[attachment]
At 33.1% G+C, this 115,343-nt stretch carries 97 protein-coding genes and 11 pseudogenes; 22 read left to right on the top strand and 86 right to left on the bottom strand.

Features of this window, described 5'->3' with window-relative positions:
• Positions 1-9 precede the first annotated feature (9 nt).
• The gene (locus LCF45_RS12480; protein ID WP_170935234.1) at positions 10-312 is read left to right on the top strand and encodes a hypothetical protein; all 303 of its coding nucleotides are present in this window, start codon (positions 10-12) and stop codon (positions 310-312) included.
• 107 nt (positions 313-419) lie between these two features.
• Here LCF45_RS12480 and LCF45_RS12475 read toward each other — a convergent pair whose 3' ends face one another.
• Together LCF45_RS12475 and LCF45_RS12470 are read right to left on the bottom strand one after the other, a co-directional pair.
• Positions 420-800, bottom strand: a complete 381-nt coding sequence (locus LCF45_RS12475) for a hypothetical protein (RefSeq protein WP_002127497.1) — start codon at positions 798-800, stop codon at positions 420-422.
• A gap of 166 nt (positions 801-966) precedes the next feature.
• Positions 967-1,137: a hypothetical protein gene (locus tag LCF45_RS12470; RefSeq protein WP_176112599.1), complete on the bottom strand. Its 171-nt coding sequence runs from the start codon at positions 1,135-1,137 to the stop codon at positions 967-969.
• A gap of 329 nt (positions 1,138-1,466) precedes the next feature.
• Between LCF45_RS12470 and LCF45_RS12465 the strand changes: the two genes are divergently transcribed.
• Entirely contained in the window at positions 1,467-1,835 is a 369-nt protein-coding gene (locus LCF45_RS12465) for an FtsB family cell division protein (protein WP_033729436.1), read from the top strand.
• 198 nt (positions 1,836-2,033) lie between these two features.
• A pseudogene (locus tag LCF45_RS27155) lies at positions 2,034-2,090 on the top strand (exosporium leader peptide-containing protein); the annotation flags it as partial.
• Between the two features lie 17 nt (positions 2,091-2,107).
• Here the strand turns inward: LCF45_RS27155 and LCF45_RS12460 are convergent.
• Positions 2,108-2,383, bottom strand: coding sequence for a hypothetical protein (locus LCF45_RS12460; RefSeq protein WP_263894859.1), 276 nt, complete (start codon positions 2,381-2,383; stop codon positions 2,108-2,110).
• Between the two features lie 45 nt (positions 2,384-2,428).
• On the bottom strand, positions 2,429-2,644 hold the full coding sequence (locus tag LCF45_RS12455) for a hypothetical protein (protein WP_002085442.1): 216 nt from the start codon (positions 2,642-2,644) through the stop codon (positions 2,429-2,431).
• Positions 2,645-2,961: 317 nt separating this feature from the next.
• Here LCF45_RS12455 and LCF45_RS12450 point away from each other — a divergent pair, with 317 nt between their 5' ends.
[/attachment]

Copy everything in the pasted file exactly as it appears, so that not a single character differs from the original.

At 33.1% G+C, this 115,343-nt stretch carries 97 protein-coding genes and 11 pseudogenes; 22 read left to right on the top strand and 86 right to left on the bottom strand.

Features of this window, described 5'->3' with window-relative positions:
• Positions 1-9 precede the first annotated feature (9 nt).
• The gene (locus LCF45_RS12480; protein ID WP_170935234.1) at positions 10-312 is read left to right on the top strand and encodes a hypothetical protein; all 303 of its coding nucleotides are present in this window, start codon (positions 10-12) and stop codon (positions 310-312) included.
• 107 nt (positions 313-419) lie between these two features.
• Here LCF45_RS12480 and LCF45_RS12475 read toward each other — a convergent pair whose 3' ends face one another.
• Together LCF45_RS12475 and LCF45_RS12470 are read right to left on the bottom strand one after the other, a co-directional pair.
• Positions 420-800, bottom strand: a complete 381-nt coding sequence (locus LCF45_RS12475) for a hypothetical protein (RefSeq protein WP_002127497.1) — start codon at positions 798-800, stop codon at positions 420-422.
• A gap of 166 nt (positions 801-966) precedes the next feature.
• Positions 967-1,137: a hypothetical protein gene (locus tag LCF45_RS12470; RefSeq protein WP_176112599.1), complete on the bottom strand. Its 171-nt coding sequence runs from the start codon at positions 1,135-1,137 to the stop codon at positions 967-969.
• A gap of 329 nt (positions 1,138-1,466) precedes the next feature.
• Between LCF45_RS12470 and LCF45_RS12465 the strand changes: the two genes are divergently transcribed.
• Entirely contained in the window at positions 1,467-1,835 is a 369-nt protein-coding gene (locus LCF45_RS12465) for an FtsB family cell division protein (protein WP_033729436.1), read from the top strand.
• 198 nt (positions 1,836-2,033) lie between these two features.
• A pseudogene (locus tag LCF45_RS27155) lies at positions 2,034-2,090 on the top strand (exosporium leader peptide-containing protein); the annotation flags it as partial.
• Between the two features lie 17 nt (positions 2,091-2,107).
• Here the strand turns inward: LCF45_RS27155 and LCF45_RS12460 are convergent.
• Positions 2,108-2,383, bottom strand: coding sequence for a hypothetical protein (locus LCF45_RS12460; RefSeq protein WP_263894859.1), 276 nt, complete (start codon positions 2,381-2,383; stop codon positions 2,108-2,110).
• Between the two features lie 45 nt (positions 2,384-2,428).
• On the bottom strand, positions 2,429-2,644 hold the full coding sequence (locus tag LCF45_RS12455) for a hypothetical protein (protein WP_002085442.1): 216 nt from the start codon (positions 2,642-2,644) through the stop codon (positions 2,429-2,431).
• Positions 2,645-2,961: 317 nt separating this feature from the next.
• Here LCF45_RS12455 and LCF45_RS12450 point away from each other — a divergent pair, with 317 nt between their 5' ends.